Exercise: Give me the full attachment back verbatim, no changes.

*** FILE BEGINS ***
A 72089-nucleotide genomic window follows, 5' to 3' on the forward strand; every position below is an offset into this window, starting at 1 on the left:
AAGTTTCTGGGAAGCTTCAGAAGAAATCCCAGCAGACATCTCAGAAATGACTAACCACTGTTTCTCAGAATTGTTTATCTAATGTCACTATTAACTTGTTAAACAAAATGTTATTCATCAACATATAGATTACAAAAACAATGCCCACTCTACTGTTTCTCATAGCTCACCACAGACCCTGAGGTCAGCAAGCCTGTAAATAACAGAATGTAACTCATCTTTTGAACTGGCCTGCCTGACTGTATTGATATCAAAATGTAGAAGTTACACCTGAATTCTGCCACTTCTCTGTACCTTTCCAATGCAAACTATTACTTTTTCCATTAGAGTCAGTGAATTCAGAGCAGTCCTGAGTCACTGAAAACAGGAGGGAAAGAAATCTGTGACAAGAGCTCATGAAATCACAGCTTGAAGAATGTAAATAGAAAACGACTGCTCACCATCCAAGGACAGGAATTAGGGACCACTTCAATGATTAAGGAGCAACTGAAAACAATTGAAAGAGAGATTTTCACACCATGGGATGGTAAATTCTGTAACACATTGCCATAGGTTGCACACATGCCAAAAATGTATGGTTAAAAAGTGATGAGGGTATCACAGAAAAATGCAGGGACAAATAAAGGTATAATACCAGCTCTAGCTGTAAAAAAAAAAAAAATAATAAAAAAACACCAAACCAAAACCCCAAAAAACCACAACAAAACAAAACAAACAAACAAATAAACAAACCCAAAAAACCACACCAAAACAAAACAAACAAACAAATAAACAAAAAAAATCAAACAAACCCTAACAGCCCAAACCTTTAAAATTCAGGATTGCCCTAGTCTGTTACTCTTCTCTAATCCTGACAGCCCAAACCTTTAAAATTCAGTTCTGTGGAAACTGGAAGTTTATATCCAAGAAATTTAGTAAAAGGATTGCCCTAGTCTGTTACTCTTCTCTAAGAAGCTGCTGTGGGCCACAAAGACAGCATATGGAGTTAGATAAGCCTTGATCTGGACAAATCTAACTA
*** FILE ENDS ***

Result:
A 72089-nucleotide genomic window follows, 5' to 3' on the forward strand; every position below is an offset into this window, starting at 1 on the left:
AAGTTTCTGGGAAGCTTCAGAAGAAATCCCAGCAGACATCTCAGAAATGACTAACCACTGTTTCTCAGAATTGTTTATCTAATGTCACTATTAACTTGTTAAACAAAATGTTATTCATCAACATATAGATTACAAAAACAATGCCCACTCTACTGTTTCTCATAGCTCACCACAGACCCTGAGGTCAGCAAGCCTGTAAATAACAGAATGTAACTCATCTTTTGAACTGGCCTGCCTGACTGTATTGATATCAAAATGTAGAAGTTACACCTGAATTCTGCCACTTCTCTGTACCTTTCCAATGCAAACTATTACTTTTTCCATTAGAGTCAGTGAATTCAGAGCAGTCCTGAGTCACTGAAAACAGGAGGGAAAGAAATCTGTGACAAGAGCTCATGAAATCACAGCTTGAAGAATGTAAATAGAAAACGACTGCTCACCATCCAAGGACAGGAATTAGGGACCACTTCAATGATTAAGGAGCAACTGAAAACAATTGAAAGAGAGATTTTCACACCATGGGATGGTAAATTCTGTAACACATTGCCATAGGTTGCACACATGCCAAAAATGTATGGTTAAAAAGTGATGAGGGTATCACAGAAAAATGCAGGGACAAATAAAGGTATAATACCAGCTCTAGCTGTAAAAAAAAAAAAAATAATAAAAAAACACCAAACCAAAACCCCAAAAAACCACAACAAAACAAAACAAACAAACAAATAAACAAACCCAAAAAACCACACCAAAACAAAACAAACAAACAAATAAACAAAAAAAATCAAACAAACCCTAACAGCCCAAACCTTTAAAATTCAGGATTGCCCTAGTCTGTTACTCTTCTCTAATCCTGACAGCCCAAACCTTTAAAATTCAGTTCTGTGGAAACTGGAAGTTTATATCCAAGAAATTTAGTAAAAGGATTGCCCTAGTCTGTTACTCTTCTCTAAGAAGCTGCTGTGGGCCACAAAGACAGCATATGGAGTTAGATAAGCCTTGATCTGGACAAATCTAACTA